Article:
A ‘substantial risk’ in section 2(2) can means a risk which is ‘not insubstantial’. The test of ‘substantial risk’ and ‘serious prejudice’ are separate but overlapping. The degree of risk of impact of a publication on a trial and the extent of that impact may both be affected, in differing degrees according to the circumstances, by the nature and form of the publication and how long it occurred before trial.
Parker LJ explained: ‘The imminence or remoteness of the proceedings will still vitally affect both the existence of a substantial risk of prejudice and the question whether, if there is such a risk, it is a risk that the course of justice will be seriously impeded or prejudiced. Both the risk and the degree of prejudice will, as it seems to me, increase with the proximity of the trial . .’
Lord Donaldson MR said: ‘Proximity in time between the publication and the proceedings would probably have a greater bearing on the risk limb than on the seriousness limb, but could go to both.’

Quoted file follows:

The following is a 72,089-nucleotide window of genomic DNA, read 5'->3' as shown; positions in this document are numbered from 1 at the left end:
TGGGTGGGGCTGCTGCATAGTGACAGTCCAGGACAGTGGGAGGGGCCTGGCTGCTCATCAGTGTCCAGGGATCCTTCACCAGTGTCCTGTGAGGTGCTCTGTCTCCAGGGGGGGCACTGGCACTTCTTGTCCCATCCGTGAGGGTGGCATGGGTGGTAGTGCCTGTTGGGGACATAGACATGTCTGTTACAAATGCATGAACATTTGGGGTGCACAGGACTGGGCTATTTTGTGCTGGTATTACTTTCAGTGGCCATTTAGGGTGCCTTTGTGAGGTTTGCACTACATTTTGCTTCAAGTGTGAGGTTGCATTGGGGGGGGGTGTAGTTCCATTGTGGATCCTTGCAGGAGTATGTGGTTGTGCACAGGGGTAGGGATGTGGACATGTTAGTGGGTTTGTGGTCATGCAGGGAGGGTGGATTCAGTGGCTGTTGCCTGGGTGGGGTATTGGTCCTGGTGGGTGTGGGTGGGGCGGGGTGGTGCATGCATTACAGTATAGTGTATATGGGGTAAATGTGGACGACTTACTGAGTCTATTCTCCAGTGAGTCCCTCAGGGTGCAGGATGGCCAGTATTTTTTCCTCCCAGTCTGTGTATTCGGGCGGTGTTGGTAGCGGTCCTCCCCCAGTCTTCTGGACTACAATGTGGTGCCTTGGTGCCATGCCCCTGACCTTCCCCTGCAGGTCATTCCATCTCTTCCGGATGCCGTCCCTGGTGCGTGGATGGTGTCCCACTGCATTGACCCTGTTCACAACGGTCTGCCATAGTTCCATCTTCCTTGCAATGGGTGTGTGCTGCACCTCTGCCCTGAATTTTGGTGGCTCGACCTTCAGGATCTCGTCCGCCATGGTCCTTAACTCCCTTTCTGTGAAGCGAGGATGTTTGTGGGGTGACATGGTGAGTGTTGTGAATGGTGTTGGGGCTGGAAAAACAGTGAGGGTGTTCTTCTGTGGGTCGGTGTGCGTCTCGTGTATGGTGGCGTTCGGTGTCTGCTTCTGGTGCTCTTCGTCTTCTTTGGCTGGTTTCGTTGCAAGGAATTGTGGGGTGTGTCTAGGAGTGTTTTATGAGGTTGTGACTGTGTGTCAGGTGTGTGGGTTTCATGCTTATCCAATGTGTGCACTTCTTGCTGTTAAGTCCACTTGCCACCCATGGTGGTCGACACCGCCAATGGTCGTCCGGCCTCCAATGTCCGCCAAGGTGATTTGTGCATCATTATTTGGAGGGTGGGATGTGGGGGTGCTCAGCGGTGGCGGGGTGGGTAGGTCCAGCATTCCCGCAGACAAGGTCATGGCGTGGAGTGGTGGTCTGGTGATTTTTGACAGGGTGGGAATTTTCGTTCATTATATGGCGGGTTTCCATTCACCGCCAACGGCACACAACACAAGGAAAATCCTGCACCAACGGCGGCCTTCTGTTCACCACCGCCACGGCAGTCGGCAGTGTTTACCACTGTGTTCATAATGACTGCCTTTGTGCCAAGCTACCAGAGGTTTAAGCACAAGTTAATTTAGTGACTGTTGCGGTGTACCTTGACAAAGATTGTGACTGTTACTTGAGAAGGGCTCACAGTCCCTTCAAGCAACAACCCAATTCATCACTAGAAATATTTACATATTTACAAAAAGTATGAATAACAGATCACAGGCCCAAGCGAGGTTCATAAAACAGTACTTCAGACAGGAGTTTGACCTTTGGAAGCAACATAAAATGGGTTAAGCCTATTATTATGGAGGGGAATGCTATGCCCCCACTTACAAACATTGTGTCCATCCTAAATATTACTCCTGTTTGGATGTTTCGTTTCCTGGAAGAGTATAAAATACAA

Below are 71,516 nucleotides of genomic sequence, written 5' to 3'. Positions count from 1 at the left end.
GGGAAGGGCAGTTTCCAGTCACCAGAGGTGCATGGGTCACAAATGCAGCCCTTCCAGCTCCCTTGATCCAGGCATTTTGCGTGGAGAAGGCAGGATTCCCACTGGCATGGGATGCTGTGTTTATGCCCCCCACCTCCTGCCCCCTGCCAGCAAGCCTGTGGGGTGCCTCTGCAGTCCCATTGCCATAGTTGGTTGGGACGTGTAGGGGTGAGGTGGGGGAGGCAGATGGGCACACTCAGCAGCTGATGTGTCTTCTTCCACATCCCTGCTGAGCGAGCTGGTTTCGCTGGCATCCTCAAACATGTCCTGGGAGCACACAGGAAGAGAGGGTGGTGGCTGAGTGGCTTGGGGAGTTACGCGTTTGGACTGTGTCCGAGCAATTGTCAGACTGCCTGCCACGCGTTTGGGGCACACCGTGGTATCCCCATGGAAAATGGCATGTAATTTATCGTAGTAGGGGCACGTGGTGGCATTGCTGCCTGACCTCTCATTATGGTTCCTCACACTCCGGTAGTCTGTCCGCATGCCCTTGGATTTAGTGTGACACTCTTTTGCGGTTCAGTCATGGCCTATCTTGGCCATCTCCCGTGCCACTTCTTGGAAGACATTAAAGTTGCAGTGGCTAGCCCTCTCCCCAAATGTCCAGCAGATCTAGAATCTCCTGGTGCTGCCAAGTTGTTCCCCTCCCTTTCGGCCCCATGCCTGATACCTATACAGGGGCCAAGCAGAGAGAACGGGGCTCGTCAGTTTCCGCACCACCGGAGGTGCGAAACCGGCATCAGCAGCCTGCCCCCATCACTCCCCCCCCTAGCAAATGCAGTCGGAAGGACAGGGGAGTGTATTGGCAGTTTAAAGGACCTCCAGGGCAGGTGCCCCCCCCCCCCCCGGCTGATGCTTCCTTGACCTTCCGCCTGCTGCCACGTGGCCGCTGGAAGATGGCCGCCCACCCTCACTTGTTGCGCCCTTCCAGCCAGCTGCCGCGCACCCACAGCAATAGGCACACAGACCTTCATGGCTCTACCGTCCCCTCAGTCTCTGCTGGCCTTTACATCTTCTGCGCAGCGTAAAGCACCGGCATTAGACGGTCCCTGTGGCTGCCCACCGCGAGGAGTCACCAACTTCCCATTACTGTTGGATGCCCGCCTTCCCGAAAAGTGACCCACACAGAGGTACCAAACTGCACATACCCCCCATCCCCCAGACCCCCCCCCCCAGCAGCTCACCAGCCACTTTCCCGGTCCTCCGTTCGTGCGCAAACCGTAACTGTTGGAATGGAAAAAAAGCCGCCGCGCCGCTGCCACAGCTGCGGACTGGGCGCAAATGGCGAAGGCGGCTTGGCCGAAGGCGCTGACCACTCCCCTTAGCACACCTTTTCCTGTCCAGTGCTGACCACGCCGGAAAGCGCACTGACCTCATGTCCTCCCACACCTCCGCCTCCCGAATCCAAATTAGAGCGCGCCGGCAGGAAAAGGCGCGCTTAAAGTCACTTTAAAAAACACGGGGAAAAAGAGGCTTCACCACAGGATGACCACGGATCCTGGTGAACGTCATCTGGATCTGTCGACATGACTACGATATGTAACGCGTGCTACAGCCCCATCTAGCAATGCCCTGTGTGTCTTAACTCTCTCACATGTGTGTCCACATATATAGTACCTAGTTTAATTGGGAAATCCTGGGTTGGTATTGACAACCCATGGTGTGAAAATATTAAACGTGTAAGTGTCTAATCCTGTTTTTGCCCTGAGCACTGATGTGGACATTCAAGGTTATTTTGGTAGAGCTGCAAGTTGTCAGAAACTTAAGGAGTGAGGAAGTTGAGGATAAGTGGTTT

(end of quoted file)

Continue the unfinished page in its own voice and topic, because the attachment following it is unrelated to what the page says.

Sir John Donaldson MR, Parker LJ
 QB 1,  2 All ER 833
England and Wales
Cited – HM Attorney General v Express Newspapers Admn 25-Nov-2004
The claimant sought an order for the committal of the respondent for contempt in having breached an order to restrict their naming of a footballer arrested on allegations of serious sexual assaults. The claim had not gone forward.
Held: ‘ . . . .
Lists of cited by and citing cases may be incomplete.
Contempt of Court
Updated: 16 May 2022; Ref: scu.220563